Here’s an early Christmas present for the economists of Wall Street.
2015 may be the first year in five in which they get to raise forecasts for global economic growth rather than cut them.
That may be fanciful thinking as the year ends with Russia in crisis, investors rediscovering volatility and central banks returning to the monetary pumps. Other potential risks include more geopolitical flare-ups, elections from Greece to the U.K., a hard landing in China, a premature exit from Federal Reserve stimulus and a slide toward deflation in Europe and Japan.
Recent history is on the side of the pessimists. A year ago, the median forecast of economists surveyed by Bloomberg News was for growth of 3.5 percent in 2014. It has since been scaled back to 3.2 percent. Cuts were also made in 2011, 2012 and 2013.
Trying to explain this year’s miss, economists at JPMorgan Chase & Co. blamed bigger-than-anticipated slowdowns in emerging markets and a failure by the euro area to gain traction.
Still, in the holiday spirit, here are some grounds for optimism that the forecast of the Bloomberg News survey of 3.5 percent expansion in 2015 will, for once, prove too low.
-- Oil’s 40 percent slide of 2014 will boost the spending power of consumers and companies. The International Monetary Fund yesterday estimated the decline could add as much as 0.7 percent to global gross domestic product next year. Oil consumers have a higher propensity to spend than producers and helped power growth accelerations in the late 1980s and 1990s.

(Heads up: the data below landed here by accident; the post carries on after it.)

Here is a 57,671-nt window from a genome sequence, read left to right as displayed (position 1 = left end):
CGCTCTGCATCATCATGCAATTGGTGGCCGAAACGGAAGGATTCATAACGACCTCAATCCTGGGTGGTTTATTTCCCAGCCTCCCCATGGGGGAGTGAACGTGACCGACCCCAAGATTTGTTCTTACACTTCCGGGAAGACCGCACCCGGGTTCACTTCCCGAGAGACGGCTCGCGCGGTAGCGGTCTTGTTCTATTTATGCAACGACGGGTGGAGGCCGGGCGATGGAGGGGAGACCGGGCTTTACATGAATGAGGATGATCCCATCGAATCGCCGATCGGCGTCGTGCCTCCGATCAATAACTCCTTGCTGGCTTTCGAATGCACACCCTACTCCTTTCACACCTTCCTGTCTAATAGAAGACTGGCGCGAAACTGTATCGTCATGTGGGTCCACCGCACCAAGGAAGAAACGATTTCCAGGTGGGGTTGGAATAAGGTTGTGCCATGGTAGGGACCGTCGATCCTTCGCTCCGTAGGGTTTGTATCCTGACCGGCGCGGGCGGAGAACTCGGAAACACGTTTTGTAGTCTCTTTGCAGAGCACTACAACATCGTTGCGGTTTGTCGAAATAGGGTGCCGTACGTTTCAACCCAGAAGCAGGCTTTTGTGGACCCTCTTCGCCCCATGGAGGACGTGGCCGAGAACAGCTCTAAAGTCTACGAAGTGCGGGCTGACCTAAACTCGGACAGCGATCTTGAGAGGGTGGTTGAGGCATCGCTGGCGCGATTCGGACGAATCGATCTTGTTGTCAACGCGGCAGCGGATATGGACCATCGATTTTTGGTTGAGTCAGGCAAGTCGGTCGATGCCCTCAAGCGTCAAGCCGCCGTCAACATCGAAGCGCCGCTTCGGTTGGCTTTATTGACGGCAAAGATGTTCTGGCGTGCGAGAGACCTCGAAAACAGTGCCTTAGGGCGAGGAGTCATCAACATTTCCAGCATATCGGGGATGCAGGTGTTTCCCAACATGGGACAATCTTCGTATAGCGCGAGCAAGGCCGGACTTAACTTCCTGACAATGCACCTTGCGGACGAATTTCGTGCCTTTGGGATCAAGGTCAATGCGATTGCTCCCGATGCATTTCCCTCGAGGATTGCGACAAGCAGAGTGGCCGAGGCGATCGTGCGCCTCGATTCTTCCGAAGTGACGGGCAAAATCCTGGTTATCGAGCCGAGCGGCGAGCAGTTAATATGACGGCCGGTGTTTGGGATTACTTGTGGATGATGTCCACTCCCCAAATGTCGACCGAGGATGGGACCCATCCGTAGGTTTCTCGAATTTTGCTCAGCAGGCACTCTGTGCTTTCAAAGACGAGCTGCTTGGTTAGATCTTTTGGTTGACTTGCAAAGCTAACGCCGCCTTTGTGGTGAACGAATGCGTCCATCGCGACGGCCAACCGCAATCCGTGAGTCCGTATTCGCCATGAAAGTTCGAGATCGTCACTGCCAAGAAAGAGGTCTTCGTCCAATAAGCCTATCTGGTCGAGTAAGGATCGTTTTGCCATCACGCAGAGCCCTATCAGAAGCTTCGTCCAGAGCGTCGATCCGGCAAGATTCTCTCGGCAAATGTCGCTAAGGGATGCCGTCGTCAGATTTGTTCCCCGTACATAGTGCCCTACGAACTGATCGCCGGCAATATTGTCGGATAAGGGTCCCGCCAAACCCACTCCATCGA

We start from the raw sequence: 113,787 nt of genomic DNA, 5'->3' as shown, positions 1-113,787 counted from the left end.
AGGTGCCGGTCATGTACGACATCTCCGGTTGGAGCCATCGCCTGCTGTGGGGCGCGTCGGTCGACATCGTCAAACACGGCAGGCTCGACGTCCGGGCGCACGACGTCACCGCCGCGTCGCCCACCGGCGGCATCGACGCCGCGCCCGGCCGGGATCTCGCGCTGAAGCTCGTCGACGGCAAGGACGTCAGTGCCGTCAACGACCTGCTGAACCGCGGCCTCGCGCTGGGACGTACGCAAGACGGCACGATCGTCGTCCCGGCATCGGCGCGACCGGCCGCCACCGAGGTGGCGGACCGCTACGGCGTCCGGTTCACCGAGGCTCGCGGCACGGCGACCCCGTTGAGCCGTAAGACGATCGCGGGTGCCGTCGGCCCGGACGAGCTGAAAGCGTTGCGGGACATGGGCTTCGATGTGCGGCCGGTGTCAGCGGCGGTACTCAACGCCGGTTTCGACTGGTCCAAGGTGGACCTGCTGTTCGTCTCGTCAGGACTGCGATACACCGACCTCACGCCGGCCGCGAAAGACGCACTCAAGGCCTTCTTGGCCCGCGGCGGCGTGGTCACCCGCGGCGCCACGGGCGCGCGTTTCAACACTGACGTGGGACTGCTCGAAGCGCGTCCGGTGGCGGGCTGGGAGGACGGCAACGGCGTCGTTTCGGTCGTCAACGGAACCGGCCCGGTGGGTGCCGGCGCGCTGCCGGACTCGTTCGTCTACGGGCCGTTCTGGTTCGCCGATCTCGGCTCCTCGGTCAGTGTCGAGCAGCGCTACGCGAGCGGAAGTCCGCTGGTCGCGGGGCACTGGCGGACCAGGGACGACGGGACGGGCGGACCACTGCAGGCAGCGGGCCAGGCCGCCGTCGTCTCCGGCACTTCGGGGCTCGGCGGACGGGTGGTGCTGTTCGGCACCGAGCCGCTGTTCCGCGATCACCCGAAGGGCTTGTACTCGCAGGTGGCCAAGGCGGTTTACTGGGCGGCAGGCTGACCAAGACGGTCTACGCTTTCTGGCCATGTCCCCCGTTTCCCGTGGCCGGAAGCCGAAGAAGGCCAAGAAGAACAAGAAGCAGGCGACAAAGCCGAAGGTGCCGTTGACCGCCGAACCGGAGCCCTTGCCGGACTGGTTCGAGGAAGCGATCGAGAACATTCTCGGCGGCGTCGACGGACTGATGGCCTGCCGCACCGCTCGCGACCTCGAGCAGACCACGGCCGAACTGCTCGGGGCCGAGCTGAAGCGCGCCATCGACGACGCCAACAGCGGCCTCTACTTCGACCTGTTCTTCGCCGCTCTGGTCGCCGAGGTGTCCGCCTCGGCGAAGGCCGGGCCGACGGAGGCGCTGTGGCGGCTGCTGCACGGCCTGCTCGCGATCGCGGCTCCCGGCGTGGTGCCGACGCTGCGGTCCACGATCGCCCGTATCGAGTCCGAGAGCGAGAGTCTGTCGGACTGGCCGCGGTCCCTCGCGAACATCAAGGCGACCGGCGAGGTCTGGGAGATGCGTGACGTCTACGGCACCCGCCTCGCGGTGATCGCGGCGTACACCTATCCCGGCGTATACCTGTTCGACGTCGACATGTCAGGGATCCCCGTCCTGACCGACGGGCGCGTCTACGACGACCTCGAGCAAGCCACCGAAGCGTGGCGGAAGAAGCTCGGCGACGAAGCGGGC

Markets are “underestimating the upside risk to growth,” said Torsten Slok, chief international economist at Deutsche Bank AG, who estimates the Group of Seven could grow faster than 3 percent as a result.
-- Central banks are set to ease monetary policy even further. The Bank of Japan recently ramped up its buying of bonds and may soon be followed by the European Central Bank, while China and other emerging markets are cutting interest rates.
Even if the Fed raises rates for the first time since 2006, it’s unlikely to do so before mid-year and says it will act gradually and wait to unwind its balance sheet. Same for the Bank of England.
Credit Suisse Group AG estimates the balance sheets of the four major central banks will grow 13 percent next year, or $1.3 trillion, after this year’s 5 percent expansion.
-- The U.S. is set for its fastest growth in a decade amid a firming job market and falling fuel costs. Unemployment is at a six-year low of 5.8 percent, homebuilder confidence is near a nine-year high, manufacturing is accelerating and, having deleveraged, consumers are more confident than at any time since the last recession. Economists are eying a 3 percent expansion.
At hedge fund SLJ Macro Partners LLP in London, co-founder Stephen Jen talks of a “converge up” scenario in which the U.S. leads the world rather than a “converge down” environment in which it’s dragged back by events overseas.
-- The euro area may not be so bad. A weaker currency should support exports, banks may lend more after being stress tested, the ECB is turning more aggressive and governments are less austere. Investor and business confidence is climbing in Germany, the region’s lynchpin.